What a difference a week makes. On May 19, President Donald Trump took off in Air Force One for the Middle East and Europe. He left behind a Washington and a nation buzzing about his firing of FBI Director James Comey, the multiple reasons he had given for doing so, the meeting he'd had with the Russian foreign minister a day later and his statement that Comey is a "nut job."
On Sept. 1, 1864, Union forces under Gen. William Tecumseh Sherman, victorious at Jonesborough, burned Atlanta and began the March to the Sea where Sherman's troops looted and pillaged farms and towns all along the 300-mile road to Savannah.
For now, everyone knows the sonorous name and cherubic face of 8-year-old Saffie Rose Roussos.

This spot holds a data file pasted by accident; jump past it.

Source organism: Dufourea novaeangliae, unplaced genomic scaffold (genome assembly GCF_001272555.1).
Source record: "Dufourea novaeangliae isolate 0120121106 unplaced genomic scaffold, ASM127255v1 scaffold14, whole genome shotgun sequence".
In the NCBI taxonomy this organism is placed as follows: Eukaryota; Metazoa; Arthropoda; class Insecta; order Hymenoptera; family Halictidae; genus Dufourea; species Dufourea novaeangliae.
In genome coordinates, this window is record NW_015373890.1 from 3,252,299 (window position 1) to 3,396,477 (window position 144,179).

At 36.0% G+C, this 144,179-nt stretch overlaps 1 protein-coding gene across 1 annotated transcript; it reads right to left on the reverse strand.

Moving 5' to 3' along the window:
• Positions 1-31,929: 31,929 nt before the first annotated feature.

Have you heard the latest scandal involving President Trump?
During a speech in Saudi Arabia, Mr. Trump applauded Middle East leaders for a series of steps they have taken to confront radical Islamic terrorism.
The New York Times' hostility to industry gets worse every day.
Who is the real threat to the national security?
If the smart money folks on Wall Street think a special counsel to oversee the Russian probes spells defeat for business tax cuts, they're leaning well over their skis.
Another major cyberattack has me thinking about European ruins. Those medieval fortresses and castles had walls 10 feet thick made of solid stone; they were guarded by mean, heavily armored men. The barbarians got in anyway.
"With the stroke of a pen, Rod Rosenstein redeemed his reputation," writes Dana Milbank of The Washington Post.
DURHAM, England -- When I first visited England to cover a British election 20 years ago this month, there were striking similarities between British and American politics.